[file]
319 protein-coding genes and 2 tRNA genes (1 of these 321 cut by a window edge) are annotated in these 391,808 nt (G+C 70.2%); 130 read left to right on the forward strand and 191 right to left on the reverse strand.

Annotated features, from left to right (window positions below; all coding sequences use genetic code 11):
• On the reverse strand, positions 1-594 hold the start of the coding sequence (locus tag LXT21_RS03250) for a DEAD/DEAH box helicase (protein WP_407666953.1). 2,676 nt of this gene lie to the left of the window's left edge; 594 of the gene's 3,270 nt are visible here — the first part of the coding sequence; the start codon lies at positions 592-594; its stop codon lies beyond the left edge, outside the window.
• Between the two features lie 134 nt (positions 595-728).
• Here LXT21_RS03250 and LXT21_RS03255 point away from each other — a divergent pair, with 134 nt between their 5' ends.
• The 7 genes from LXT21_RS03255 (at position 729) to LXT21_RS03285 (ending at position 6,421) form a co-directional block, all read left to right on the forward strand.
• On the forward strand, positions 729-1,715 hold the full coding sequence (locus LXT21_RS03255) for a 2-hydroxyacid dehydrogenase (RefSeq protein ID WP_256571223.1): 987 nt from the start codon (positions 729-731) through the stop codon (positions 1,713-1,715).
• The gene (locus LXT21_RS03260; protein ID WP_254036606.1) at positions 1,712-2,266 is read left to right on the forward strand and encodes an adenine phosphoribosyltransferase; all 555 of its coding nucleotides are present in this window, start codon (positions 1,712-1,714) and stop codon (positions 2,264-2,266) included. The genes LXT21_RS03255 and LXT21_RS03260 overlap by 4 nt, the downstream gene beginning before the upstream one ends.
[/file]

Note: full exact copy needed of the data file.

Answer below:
319 protein-coding genes and 2 tRNA genes (1 of these 321 cut by a window edge) are annotated in these 391,808 nt (G+C 70.2%); 130 read left to right on the forward strand and 191 right to left on the reverse strand.

Annotated features, from left to right (window positions below; all coding sequences use genetic code 11):
• On the reverse strand, positions 1-594 hold the start of the coding sequence (locus tag LXT21_RS03250) for a DEAD/DEAH box helicase (protein WP_407666953.1). 2,676 nt of this gene lie to the left of the window's left edge; 594 of the gene's 3,270 nt are visible here — the first part of the coding sequence; the start codon lies at positions 592-594; its stop codon lies beyond the left edge, outside the window.
• Between the two features lie 134 nt (positions 595-728).
• Here LXT21_RS03250 and LXT21_RS03255 point away from each other — a divergent pair, with 134 nt between their 5' ends.
• The 7 genes from LXT21_RS03255 (at position 729) to LXT21_RS03285 (ending at position 6,421) form a co-directional block, all read left to right on the forward strand.
• On the forward strand, positions 729-1,715 hold the full coding sequence (locus LXT21_RS03255) for a 2-hydroxyacid dehydrogenase (RefSeq protein ID WP_256571223.1): 987 nt from the start codon (positions 729-731) through the stop codon (positions 1,713-1,715).
• The gene (locus LXT21_RS03260; protein ID WP_254036606.1) at positions 1,712-2,266 is read left to right on the forward strand and encodes an adenine phosphoribosyltransferase; all 555 of its coding nucleotides are present in this window, start codon (positions 1,712-1,714) and stop codon (positions 2,264-2,266) included. The genes LXT21_RS03255 and LXT21_RS03260 overlap by 4 nt, the downstream gene beginning before the upstream one ends.